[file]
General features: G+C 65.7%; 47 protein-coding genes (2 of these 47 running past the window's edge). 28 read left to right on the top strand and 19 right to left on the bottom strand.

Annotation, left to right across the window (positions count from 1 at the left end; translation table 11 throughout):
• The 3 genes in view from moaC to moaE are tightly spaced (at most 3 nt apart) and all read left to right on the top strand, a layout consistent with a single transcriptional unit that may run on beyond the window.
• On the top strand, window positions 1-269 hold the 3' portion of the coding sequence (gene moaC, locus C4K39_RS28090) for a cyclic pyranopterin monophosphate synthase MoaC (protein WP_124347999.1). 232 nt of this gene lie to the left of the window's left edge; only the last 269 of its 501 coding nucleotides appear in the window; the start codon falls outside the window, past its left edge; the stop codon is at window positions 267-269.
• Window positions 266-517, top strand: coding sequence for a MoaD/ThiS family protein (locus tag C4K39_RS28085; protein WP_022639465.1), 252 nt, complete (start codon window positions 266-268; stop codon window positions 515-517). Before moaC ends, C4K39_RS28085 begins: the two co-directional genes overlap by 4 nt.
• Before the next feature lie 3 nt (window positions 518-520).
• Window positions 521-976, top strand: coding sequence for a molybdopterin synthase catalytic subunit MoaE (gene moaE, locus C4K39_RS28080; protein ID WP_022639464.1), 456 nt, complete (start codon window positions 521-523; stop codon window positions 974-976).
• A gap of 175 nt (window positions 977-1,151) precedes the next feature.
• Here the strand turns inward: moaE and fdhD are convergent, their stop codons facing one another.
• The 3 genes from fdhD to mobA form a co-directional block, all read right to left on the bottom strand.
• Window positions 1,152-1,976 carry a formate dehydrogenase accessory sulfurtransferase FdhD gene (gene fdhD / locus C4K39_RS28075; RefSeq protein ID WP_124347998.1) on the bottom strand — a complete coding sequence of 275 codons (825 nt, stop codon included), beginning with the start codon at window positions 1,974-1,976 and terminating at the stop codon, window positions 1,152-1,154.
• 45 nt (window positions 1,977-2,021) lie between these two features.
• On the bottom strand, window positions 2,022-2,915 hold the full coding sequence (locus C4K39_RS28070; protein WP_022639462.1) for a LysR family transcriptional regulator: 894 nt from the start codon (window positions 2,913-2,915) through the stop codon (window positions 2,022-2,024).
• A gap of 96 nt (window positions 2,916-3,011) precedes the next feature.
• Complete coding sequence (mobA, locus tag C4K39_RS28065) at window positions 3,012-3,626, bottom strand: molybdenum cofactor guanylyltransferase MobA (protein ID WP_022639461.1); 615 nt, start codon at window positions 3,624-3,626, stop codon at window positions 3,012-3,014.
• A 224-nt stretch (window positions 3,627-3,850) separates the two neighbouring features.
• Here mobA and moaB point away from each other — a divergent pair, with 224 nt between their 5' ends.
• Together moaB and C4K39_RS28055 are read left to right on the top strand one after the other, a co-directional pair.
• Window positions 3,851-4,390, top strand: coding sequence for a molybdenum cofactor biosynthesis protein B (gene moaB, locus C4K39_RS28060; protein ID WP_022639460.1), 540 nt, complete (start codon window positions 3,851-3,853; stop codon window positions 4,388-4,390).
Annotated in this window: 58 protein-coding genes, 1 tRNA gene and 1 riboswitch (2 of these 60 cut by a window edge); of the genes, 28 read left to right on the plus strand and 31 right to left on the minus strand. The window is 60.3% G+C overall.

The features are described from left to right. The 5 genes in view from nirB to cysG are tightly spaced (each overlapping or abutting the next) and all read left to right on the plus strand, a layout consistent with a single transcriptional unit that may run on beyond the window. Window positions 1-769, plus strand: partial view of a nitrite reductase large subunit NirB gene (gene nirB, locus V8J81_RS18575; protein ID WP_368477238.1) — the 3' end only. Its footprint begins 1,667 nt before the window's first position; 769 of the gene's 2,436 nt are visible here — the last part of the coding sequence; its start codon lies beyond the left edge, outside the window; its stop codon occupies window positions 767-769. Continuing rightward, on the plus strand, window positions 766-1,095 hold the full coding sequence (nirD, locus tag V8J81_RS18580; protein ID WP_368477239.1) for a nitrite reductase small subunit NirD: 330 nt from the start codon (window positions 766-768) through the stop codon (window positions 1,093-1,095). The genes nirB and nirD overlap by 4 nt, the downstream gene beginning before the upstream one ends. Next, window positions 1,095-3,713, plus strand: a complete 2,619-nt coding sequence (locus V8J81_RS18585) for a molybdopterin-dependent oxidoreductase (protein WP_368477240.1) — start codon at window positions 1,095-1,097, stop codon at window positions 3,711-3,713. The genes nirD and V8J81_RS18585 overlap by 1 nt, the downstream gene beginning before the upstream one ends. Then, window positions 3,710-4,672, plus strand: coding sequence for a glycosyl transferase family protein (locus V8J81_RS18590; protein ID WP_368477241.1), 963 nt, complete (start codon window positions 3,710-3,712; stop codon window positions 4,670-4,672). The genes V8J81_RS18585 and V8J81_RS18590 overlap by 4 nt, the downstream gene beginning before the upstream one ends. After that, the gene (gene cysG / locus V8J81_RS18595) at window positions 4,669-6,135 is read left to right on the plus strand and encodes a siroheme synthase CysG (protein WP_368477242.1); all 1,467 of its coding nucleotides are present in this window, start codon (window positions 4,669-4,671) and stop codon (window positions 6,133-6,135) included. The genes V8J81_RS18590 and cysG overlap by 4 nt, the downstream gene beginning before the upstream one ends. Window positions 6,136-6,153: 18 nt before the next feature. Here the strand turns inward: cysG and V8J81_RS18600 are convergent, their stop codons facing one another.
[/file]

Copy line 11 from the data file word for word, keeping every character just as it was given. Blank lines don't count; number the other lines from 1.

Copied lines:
• Window positions 1,152-1,976 carry a formate dehydrogenase accessory sulfurtransferase FdhD gene (gene fdhD / locus C4K39_RS28075; RefSeq protein ID WP_124347998.1) on the bottom strand — a complete coding sequence of 275 codons (825 nt, stop codon included), beginning with the start codon at window positions 1,974-1,976 and terminating at the stop codon, window positions 1,152-1,154.